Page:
Caddie’s on Cordell in Bethesda fined $500 for having live music

UPDATED: Caddie’s on Cordell in Bethesda fined $500 due to musician playing acoustic guitar

Owner says county told him it might attract large crowds

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Logo from Montgomery County Department of Health and Human Services Twitter page

The Bethesda restaurant and bar Caddie’s on Cordell was fined $500 over the weekend because of a man playing acoustic guitar, according to its owner.

Both Montgomery County’s and Maryland’s executive orders do not allow live performances in public.

Caddie’s owner Ronnie Heckman told Bethesda Beat on Monday night that since restaurants were allowed to reopen at 50% capacity in June, he has allowed someone to play guitar while sitting at a barstool on Thursday, Friday and Saturday nights.

“It’s literally just one person sitting there with his acoustic guitar and a microphone,” he said.

Heckman said the music isn’t meant to draw large crowds — it’s for customers to relax after a stressful week. He said other people sitting at tables in Bethesda’s Streetery on Cordell Avenue also enjoy the music.

“It’s acoustic, man. He’s playin’ Jimmy Buffett beach-type vibes. It’s not like you’re encouraging people to get up and dance. It’s just something to do on an 80-degree afternoon when everyone’s been dealing with trials and tribulations for the last six to eight months,” he said.

Heckman said a health inspector came to the restaurant on Saturday and issued the fine. Afterward, he called Kenny Welch, the county’s environmental health services manager, and spoke with him for a half hour to get an explanation of the rules.

“He explained to me that these acoustic performers could have followers and that they [the county] don’t want to be attracting crowds to the restaurant,” Heckman said.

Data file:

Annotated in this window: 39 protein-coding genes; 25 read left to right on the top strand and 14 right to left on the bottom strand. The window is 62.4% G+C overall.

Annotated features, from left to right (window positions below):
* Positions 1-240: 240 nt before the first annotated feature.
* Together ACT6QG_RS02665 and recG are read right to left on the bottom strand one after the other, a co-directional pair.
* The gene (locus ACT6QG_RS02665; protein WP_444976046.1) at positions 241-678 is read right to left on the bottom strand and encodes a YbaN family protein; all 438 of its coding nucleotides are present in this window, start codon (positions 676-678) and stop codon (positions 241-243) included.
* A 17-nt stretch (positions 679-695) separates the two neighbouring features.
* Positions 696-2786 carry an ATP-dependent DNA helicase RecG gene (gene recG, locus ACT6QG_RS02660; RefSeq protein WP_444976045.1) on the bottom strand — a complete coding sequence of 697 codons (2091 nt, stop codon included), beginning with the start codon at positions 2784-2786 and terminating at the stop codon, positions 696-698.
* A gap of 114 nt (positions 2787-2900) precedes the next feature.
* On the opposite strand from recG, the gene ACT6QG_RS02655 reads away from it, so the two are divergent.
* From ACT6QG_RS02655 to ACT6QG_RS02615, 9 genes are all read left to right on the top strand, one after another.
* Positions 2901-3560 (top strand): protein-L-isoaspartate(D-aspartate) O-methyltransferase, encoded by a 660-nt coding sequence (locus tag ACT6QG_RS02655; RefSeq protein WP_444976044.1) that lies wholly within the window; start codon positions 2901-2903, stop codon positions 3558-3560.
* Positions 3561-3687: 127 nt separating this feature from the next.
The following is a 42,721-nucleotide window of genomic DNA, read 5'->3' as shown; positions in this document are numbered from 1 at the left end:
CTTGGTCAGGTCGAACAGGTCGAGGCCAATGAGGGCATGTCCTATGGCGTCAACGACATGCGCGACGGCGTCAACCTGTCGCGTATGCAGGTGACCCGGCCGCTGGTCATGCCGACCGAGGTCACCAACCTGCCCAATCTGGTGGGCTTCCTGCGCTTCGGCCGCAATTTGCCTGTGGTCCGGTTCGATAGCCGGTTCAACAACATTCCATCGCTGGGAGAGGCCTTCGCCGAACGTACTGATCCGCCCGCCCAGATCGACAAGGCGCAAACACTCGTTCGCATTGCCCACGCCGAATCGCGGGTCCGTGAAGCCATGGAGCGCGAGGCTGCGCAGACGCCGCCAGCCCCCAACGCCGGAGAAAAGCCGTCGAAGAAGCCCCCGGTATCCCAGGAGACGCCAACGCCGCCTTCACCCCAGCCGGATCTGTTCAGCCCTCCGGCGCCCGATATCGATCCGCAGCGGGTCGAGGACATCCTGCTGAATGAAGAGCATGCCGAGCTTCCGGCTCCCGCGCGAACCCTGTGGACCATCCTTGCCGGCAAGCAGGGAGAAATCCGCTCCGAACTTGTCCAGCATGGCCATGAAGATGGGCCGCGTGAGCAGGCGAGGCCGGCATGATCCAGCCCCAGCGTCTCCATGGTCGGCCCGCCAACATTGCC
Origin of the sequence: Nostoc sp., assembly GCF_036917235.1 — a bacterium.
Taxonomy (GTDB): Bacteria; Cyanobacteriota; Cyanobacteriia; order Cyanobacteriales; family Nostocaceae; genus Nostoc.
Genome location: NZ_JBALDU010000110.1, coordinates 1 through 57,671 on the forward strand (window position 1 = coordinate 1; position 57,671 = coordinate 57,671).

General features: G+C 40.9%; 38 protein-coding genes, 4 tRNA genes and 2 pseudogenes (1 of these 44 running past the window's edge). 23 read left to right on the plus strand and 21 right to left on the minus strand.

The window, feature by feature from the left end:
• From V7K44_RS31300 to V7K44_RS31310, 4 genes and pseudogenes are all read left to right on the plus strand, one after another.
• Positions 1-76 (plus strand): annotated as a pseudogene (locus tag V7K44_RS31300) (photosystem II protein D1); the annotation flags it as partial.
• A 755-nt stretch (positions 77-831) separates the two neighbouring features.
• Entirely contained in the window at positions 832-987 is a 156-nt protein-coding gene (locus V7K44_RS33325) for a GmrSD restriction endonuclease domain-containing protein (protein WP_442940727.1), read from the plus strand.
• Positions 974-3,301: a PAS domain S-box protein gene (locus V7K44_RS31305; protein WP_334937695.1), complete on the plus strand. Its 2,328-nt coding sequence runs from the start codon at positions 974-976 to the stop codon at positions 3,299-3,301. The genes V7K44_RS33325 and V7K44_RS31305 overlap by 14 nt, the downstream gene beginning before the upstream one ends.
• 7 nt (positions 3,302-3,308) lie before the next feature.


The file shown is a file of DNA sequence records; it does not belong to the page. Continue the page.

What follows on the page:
“It wasn’t testy at all. It was understanding. I said, ‘OK, I get it. Rules are rules. I understand that.’ He said that’s just the way it is right now.”

Heckman said that before Saturday’s inspection, county inspectors visited his restaurant multiple times and always gave high marks for the safety precautions for the COVID-19 crisis.

“With taking temperatures at the door of every customer who comes in to having two or three security guards on at all times to ensure social distancing and mask wearing. It’s the absolute most important thing we focus on as a business,” he said.

Heckman said he spoke with an elected official, a member of the county’s liquor department and a member of the Greater Bethesda Chamber of Commerce before Saturday, and they all told him someone playing acoustic music was acceptable. He declined to name the three people because he hadn’t checked with them about having their names published.

“I never would have thought that [acoustic guitar] would have been considered a ‘live performance,’” he said. “We do live music on a regular basis when we’re open at full [capacity]. We have a stage with lights. It looks like a mini concert in there. To me, that’s live music.”

Caddie’s was one of three restaurants fined on Saturday for violating various orders implemented during the COVID-19 health crisis, Mary Anderson, a spokeswoman for the county’s Department of Health and Human Services, wrote in an email to Bethesda Beat.

Anderson wrote that two restaurants in Wheaton were also fined $500 on Saturday:

  • El Puente de Oro at 11123 Viers Mill Road, for not maintaining social distancing
  • Intipuqueno Restaurant at 2504 Ennalls Ave., for allowing karaoke to take place

Anderson wrote that the three restaurants cited on Saturday were among 10 businesses that the county inspected. The others were reminded of the county’s new rule that alcohol cannot be sold after 10 p.m., she wrote.

County inspectors have fined and shut down a number of businesses during the past month due to not complying with COVID-19 restrictions.

One business, Lancaster County Meats in Germantown’s Lancaster County Dutch Market, has had its license reinstated after it was suspended last month due to employees not wearing face masks.

Raymond Beiler, who helps run the Dutch Market, told Bethesda Beat that the meat vendor had its license reinstated about a week after being cited by the county. The vendor has been open since then when the market is operating, which is on Thursdays, Fridays and Saturdays.

Dan Schere can be reached at daniel.schere@bethesdamagazine.com

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